Please enjoy a d’var Torah this week from Rosh Bogrim 2017 Lev Gray. From Cincinnati, Ohio, Lev is currently a junior at Yale University studying philosophy. Lev was a camper for six summers and this will be his fourth summer on staff.
Reflections on Parashat Tazria-Metzora
by Lev Gray
The central focus of Tazria-Metzora is an affliction called tzara’at. We learn that tzara’at appears on human flesh. Before looking to rabbinic commentary, it’s worth noting that a straightforward (p’shat) reading pulls us in two different directions.
On the one hand, tzara’at is a natural and physical affliction. The symptoms are incredibly detailed physical particularities: the color of a hair and the spreading and depth of coloration. Appropriately, the affliction demands a physical ritual purification: isolating oneself from the community, shaving hair. Unlike normal skin diseases, however, tzara’at also afflicts garments and, bizarrely, houses. In such cases, a physical ritual is also required: burning a garment or removing stones from a house.
On the other hand, tzara’at is linked to repentance for wrongdoing. The purification process demands an asham (guilt) offering. Such offerings are generally reserved for unintentional transgressions. Moreover, the Torah explicitly notes that that the guilt-offering is “like the sin offering” that repents for sins (Lev. 14:10). Even more dramatic, however, is the parallel between the ritual to purify tzara’at and that of Yom Kippur. To purify a person or a house afflicted by tzara’at, a kohen (priest) takes two birds: one is slaughtered and the other is set free towards the field and towards the outside of the city (Lev. 14:7, 53). In next week’s parashah (spoiler alert!), the Kohen Gadol (High Priest) takes two goats on Yom Kippur: one is slaughtered and the other is sent off to azazel, the wilderness, to atone for the sins of the Jewish people. Hence, the parallel structure hints that tzara’at is not merely a natural affliction, but is linked to atonement.
Many rabbinic commentators interpret tzara’at to be a supernatural affliction and the physical purification process to represent a spiritual one as well. According to Rashi, the physical steps of the purification process symbolize humbling oneself to repent for the misdeeds of slander and haughtiness (Rashi on Leviticus 14:4). Overwhelmingly, rabbinic commentators view tzara’at as an appropriate consequence for human misdeeds.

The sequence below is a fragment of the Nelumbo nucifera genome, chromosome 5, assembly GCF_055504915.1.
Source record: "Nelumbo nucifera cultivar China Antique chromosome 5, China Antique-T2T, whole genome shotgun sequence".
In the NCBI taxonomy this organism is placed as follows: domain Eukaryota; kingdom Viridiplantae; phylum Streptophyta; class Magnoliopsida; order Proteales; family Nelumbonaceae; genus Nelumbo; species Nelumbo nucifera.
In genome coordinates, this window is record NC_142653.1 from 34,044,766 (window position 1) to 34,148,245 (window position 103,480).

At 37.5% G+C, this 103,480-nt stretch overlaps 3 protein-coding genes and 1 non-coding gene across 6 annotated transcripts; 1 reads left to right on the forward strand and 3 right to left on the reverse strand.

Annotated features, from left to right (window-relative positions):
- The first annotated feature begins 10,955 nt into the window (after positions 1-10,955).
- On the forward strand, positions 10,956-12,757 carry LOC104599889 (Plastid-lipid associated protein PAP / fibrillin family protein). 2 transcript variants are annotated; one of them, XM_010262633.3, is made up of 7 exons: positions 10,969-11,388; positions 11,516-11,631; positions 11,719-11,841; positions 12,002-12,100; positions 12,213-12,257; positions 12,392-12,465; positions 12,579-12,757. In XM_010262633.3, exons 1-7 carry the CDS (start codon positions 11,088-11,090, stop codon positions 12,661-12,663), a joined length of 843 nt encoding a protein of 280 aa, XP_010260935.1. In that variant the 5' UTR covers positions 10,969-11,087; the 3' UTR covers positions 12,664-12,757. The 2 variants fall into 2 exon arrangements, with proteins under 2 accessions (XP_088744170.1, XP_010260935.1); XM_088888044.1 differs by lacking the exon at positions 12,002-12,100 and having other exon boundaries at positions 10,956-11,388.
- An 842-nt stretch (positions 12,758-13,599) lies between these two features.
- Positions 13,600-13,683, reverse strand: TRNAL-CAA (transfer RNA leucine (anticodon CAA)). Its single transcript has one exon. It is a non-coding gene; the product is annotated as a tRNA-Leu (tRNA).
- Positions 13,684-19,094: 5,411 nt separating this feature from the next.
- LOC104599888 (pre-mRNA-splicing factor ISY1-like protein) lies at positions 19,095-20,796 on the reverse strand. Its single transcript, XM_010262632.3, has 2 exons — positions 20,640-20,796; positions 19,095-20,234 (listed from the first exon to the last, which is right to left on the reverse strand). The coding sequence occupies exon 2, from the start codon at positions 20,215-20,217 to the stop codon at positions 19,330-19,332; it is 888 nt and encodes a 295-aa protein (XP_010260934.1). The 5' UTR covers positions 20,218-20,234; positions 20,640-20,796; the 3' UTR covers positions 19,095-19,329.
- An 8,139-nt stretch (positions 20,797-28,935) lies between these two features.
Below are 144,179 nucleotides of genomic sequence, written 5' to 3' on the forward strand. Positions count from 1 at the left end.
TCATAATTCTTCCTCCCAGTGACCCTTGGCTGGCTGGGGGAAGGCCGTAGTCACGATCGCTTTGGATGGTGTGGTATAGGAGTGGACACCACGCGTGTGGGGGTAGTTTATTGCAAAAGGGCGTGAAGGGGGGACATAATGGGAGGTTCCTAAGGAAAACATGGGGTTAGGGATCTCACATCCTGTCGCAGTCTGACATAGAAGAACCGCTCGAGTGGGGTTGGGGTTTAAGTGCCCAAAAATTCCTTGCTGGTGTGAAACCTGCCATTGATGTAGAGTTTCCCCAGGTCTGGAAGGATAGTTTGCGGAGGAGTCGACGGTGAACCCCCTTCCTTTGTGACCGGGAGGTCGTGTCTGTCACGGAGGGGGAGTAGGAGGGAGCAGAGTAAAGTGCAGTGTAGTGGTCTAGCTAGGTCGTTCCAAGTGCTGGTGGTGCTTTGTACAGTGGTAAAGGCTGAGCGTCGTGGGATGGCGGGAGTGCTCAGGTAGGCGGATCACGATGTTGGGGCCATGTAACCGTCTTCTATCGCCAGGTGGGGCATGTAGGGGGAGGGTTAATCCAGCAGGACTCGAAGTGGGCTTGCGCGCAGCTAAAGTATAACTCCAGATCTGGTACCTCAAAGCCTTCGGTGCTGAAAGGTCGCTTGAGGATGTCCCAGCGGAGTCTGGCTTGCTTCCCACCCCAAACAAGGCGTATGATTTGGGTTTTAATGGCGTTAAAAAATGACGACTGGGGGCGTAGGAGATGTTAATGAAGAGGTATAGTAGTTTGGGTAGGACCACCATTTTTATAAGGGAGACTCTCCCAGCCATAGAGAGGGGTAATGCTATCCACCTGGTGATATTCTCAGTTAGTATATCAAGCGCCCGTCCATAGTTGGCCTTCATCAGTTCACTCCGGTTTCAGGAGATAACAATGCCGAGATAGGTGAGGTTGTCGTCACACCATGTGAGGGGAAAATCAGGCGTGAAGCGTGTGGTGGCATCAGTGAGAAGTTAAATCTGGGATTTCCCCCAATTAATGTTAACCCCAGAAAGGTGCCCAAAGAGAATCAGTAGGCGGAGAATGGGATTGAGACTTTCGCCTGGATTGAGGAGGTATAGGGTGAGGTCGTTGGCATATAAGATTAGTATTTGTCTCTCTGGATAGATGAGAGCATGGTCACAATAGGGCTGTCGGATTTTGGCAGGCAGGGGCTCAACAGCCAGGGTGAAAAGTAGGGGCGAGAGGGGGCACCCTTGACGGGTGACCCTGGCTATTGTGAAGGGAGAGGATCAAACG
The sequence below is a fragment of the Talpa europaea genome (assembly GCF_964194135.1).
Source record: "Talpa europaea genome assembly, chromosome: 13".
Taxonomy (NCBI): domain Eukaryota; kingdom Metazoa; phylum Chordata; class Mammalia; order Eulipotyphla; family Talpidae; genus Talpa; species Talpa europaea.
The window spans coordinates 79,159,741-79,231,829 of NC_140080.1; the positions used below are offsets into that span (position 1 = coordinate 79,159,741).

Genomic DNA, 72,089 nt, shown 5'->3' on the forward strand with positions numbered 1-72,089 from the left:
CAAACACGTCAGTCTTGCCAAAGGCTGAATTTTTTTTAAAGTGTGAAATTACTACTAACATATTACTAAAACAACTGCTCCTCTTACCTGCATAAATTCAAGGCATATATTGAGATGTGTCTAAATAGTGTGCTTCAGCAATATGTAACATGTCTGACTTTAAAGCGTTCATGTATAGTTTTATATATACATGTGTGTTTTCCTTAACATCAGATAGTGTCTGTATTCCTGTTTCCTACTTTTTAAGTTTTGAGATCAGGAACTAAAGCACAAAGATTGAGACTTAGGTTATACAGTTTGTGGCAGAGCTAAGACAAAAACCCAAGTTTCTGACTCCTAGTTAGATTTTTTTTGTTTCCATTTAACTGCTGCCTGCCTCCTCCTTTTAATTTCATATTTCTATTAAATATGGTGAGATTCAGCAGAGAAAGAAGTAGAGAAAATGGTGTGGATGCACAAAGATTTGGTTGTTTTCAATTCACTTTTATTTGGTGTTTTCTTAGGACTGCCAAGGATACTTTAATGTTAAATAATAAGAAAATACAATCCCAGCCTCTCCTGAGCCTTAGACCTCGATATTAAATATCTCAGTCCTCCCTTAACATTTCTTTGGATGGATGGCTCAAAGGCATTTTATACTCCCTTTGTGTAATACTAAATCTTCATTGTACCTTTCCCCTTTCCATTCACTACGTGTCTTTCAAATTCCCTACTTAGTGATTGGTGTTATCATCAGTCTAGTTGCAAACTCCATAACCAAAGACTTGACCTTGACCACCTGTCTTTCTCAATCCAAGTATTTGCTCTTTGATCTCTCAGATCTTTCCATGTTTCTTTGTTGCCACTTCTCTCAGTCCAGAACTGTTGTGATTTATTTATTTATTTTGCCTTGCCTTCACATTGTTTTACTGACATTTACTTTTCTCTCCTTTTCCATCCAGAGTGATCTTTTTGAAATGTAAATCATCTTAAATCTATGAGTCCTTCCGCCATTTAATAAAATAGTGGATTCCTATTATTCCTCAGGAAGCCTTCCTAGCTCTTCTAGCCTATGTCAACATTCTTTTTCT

How, then, are we to understand tzara’at on a house? Did the house itself act sinfully? As hard as I tried, I haven’t been able to find a source for such a position.
Instead, commentators such as Maimonides suggest that tzara’at is a supernatural and spiritual consequence for the misdeed of the homeowner. He argues that the house obtains tzara’at if an owner selfishly keeps his house to himself alone and does not share his property. While it teaches a good moral, the suggestion appears lacking to me. Why would God’s punishment involve condemning houses to an otherwise human affliction, as opposed to a different punishment? Why, in this situation, does a house itself need atonement?
I think the beginnings of a more satisfying answer can be found in the mystical Hasidic tradition. The Tzidkas HaTzadik is a nineteenth century text written by Rabbi Zadok HaKohen Rabinowitz, a Hasidic thinker who lived modestly in Lublin and owned a used clothing store. Zadok HaKohen teaches us that our possessions or property, broadly construed, all emanate from the essence of our soul. Indeed, all inanimate objects (such as the stones of a house) grow as living things from roots found in human soul. In other words, the realm of the human soul does not end at the flesh or skin. It extends to our loved ones, our pets, the fruits of our labor, and the objects we play with.
On the surface, we might have a purely romantic notion of our soul encompassing multitudes. However, Tazria-Metzora teaches us that there is also a flip side: we cannot easily contain the ugliness of our own actions and wrongdoings. We cannot do wrong and then bear the guilt alone. With this framework, we can reinterpret Maimonides’ earlier moral lesson against selfishness. To keep our house to ourselves is to fracture our own soul. To purify our soul, we must learn that the stones of our houses, too, are alive: they experience both with deep companionship and with painful wrongdoing.
Going to camp taught me that self-transformation means the transformation of a far-reaching self: it extends to bunkmates, siblings, and each and every staff member, you’re your own counselor to a visiting educator to the college student from Eastern Europe helping to clear dishes at the end of a meal; it extends to the work we do in Nagarut (carpentry) and Drama; it extends to the Kikar and lake and cabins that come alive every June. Life at camp is one of joy, but also of responsibility: we must sometimes take apart the house of our collective soul, to purify it, stone by stone.